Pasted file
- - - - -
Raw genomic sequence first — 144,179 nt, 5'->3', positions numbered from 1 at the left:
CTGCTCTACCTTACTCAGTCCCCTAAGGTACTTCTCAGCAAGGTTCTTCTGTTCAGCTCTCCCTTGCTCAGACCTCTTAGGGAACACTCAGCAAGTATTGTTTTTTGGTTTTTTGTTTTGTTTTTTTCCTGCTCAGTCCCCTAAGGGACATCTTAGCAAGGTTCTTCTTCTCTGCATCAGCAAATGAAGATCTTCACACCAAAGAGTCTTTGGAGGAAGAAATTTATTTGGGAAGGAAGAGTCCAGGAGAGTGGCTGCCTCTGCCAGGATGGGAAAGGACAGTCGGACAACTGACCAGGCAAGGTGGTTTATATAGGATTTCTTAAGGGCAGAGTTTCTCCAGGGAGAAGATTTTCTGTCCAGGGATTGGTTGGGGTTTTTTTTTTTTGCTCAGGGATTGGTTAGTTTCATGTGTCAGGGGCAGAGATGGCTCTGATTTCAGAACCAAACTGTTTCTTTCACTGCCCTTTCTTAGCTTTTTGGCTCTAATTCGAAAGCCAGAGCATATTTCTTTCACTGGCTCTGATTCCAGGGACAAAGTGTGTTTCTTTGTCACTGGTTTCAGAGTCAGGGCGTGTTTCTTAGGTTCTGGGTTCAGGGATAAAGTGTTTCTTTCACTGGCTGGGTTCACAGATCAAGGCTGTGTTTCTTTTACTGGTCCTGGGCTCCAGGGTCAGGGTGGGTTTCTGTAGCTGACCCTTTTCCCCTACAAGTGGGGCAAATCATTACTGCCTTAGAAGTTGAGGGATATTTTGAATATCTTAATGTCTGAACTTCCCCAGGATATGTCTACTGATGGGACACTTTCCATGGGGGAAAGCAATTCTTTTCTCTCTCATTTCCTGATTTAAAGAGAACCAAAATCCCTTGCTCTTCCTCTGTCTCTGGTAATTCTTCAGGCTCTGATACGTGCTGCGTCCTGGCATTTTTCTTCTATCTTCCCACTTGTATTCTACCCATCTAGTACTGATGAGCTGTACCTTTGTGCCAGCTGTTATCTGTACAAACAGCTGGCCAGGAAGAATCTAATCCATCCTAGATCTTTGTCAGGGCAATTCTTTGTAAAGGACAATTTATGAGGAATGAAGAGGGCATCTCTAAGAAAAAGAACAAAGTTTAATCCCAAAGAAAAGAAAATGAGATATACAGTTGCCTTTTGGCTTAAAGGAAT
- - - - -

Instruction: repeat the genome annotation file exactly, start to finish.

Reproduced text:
Raw genomic sequence first — 144,179 nt, 5'->3', positions numbered from 1 at the left:
CTGCTCTACCTTACTCAGTCCCCTAAGGTACTTCTCAGCAAGGTTCTTCTGTTCAGCTCTCCCTTGCTCAGACCTCTTAGGGAACACTCAGCAAGTATTGTTTTTTGGTTTTTTGTTTTGTTTTTTTCCTGCTCAGTCCCCTAAGGGACATCTTAGCAAGGTTCTTCTTCTCTGCATCAGCAAATGAAGATCTTCACACCAAAGAGTCTTTGGAGGAAGAAATTTATTTGGGAAGGAAGAGTCCAGGAGAGTGGCTGCCTCTGCCAGGATGGGAAAGGACAGTCGGACAACTGACCAGGCAAGGTGGTTTATATAGGATTTCTTAAGGGCAGAGTTTCTCCAGGGAGAAGATTTTCTGTCCAGGGATTGGTTGGGGTTTTTTTTTTTTGCTCAGGGATTGGTTAGTTTCATGTGTCAGGGGCAGAGATGGCTCTGATTTCAGAACCAAACTGTTTCTTTCACTGCCCTTTCTTAGCTTTTTGGCTCTAATTCGAAAGCCAGAGCATATTTCTTTCACTGGCTCTGATTCCAGGGACAAAGTGTGTTTCTTTGTCACTGGTTTCAGAGTCAGGGCGTGTTTCTTAGGTTCTGGGTTCAGGGATAAAGTGTTTCTTTCACTGGCTGGGTTCACAGATCAAGGCTGTGTTTCTTTTACTGGTCCTGGGCTCCAGGGTCAGGGTGGGTTTCTGTAGCTGACCCTTTTCCCCTACAAGTGGGGCAAATCATTACTGCCTTAGAAGTTGAGGGATATTTTGAATATCTTAATGTCTGAACTTCCCCAGGATATGTCTACTGATGGGACACTTTCCATGGGGGAAAGCAATTCTTTTCTCTCTCATTTCCTGATTTAAAGAGAACCAAAATCCCTTGCTCTTCCTCTGTCTCTGGTAATTCTTCAGGCTCTGATACGTGCTGCGTCCTGGCATTTTTCTTCTATCTTCCCACTTGTATTCTACCCATCTAGTACTGATGAGCTGTACCTTTGTGCCAGCTGTTATCTGTACAAACAGCTGGCCAGGAAGAATCTAATCCATCCTAGATCTTTGTCAGGGCAATTCTTTGTAAAGGACAATTTATGAGGAATGAAGAGGGCATCTCTAAGAAAAAGAACAAAGTTTAATCCCAAAGAAAAGAAAATGAGATATACAGTTGCCTTTTGGCTTAAAGGAAT